One of the reasons for the failure of the so-called cap & trade program in the US (other than political), has to do with the fact that carbon emissions have declined on their own - without any caps. And why would a company pay for an emissions "allowance" if it can stay under the cap without it. Of course politically it made no sense to force companies to pay at the time when they were emitting materially less carbon on their own. Furthermore, there was no incentive for investors to hold these contracts because each year the long-term projections for carbon emissions in the US have declined. Carbon emissions in 2040 US are now projected by the EIA to be below that of 2005.
The sharp declines first took place during the financial crisis, as companies simply produced less and therefore emitted less. Two major factors driving lower emission projections have to do with slower economic growth and increasing usage of natural gas. Other factors are at play as well.
EIA: - From 2009 to 2013, key changes in the AEO include:
- "Downward revisions in the economic growth outlook, which dampens energy demand growth
- Lower transportation sector consumption of conventional fuels based on updated fuel economy standards, increased penetration of alternative fuels, and more modest growth in light-duty vehicle miles traveled
- Generally higher energy prices, with the notable exception of natural gas, where recent and projected prices reflect the development of shale gas resources
- Slower growth in electricity demand and increased use of low-carbon fuels for generation
- Increased use of natural gas"
Even in Europe, where cap & trade has been in place for some time, carbon allowance contracts aren't doing much better. Europe's economic growth prospects are worse than those of the US, resulting in lower emissions. The ECX CER unit now trades below €1.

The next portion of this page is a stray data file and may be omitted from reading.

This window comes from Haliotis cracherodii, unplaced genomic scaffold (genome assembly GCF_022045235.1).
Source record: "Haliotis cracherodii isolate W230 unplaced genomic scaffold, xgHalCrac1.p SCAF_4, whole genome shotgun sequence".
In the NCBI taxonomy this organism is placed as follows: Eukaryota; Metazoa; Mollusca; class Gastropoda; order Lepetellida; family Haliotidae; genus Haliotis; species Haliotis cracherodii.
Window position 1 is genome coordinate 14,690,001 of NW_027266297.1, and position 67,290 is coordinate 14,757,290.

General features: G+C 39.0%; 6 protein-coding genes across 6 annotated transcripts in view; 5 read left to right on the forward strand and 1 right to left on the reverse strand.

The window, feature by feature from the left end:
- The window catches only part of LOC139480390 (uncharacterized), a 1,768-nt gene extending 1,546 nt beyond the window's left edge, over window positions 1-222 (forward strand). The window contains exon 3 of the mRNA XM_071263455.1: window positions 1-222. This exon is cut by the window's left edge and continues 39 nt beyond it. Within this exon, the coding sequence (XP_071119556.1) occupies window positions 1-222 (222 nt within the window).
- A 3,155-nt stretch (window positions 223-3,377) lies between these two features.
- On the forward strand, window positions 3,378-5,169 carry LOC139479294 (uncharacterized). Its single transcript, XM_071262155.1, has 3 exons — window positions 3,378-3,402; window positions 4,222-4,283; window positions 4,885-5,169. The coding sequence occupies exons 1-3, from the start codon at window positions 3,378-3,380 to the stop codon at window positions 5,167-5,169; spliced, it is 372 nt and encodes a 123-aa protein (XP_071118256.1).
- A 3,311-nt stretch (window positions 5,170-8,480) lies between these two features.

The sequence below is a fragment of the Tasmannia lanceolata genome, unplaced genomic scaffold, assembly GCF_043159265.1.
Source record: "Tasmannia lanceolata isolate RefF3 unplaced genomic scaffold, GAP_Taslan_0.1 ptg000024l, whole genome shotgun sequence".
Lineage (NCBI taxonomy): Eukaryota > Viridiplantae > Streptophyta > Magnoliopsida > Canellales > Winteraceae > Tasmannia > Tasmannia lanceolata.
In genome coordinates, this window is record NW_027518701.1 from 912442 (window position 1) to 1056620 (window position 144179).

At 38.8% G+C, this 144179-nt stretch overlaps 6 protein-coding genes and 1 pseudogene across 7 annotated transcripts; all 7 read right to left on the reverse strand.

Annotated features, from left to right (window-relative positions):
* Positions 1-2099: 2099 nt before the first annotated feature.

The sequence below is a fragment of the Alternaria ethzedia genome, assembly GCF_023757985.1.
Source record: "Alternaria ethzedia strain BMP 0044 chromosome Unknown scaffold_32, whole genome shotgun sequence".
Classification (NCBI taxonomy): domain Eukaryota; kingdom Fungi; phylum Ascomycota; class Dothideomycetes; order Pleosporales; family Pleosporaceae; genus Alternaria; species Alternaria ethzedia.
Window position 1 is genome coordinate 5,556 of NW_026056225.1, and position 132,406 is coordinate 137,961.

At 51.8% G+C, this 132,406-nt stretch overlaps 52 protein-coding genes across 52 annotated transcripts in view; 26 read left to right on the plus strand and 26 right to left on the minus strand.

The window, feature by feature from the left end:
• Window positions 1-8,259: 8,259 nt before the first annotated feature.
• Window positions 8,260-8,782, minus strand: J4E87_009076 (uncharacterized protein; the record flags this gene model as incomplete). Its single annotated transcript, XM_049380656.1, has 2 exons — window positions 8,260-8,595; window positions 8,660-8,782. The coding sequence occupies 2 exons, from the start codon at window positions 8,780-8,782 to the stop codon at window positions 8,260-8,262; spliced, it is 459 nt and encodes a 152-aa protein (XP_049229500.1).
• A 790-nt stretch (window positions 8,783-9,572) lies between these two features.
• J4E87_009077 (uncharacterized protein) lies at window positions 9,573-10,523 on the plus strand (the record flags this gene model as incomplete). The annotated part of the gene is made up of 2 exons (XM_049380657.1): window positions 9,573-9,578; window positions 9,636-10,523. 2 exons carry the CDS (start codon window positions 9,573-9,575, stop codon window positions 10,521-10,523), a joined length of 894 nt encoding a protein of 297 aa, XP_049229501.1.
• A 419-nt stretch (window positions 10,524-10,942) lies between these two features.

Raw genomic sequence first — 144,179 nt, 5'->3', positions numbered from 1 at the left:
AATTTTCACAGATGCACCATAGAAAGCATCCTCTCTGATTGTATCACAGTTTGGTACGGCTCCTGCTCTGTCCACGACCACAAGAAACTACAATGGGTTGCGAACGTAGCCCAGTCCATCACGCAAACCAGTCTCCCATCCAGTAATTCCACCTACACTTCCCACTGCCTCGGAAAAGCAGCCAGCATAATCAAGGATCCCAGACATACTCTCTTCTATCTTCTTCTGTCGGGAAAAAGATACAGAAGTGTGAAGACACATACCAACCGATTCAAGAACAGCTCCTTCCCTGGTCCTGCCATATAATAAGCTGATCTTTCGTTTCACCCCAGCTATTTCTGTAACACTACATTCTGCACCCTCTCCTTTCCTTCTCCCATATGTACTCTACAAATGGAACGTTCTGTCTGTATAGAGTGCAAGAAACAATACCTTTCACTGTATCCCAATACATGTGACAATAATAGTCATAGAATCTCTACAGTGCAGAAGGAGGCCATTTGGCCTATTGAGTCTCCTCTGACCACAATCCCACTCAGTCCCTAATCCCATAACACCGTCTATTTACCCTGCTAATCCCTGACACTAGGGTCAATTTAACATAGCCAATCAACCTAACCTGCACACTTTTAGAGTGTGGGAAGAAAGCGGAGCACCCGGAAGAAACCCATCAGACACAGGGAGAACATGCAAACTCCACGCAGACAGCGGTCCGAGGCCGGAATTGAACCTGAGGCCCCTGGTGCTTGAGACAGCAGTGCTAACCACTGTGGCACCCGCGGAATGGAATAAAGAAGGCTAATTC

|One lot of one thousand (1,000) Certified Emission Reduction units (CER) (price in euros; source: barchart.com, ICE)|
There has been talk of bringing the program back and some projects in North America (Québec and California for example) have been implemented on a small scale (these are mostly symbolic in nature.) It is certainly positive that the US and Europe emit far less carbon than expected. But the saddest part of this story however is in the bigger picture. Both the US and Europe have effectively "exported" a great deal of their carbon-heavy industries to emerging nations, particularly to China. However countries like China are actually far less "carbon efficient" than factories in the developed world. Making a gadget in China pumps much more carbon into the atmosphere than producing the same gadget in Europe. Therefore global emissions increased even as the developed world cut them. And unfortunately carbon is one of those global pollutants - it makes no difference where it is produced, the impact is world-wide. Which means that even if the US had a full fledged cap and trade program, the impact on total carbon in the atmosphere would not be dramatically different without the commitment from emerging markets nations.
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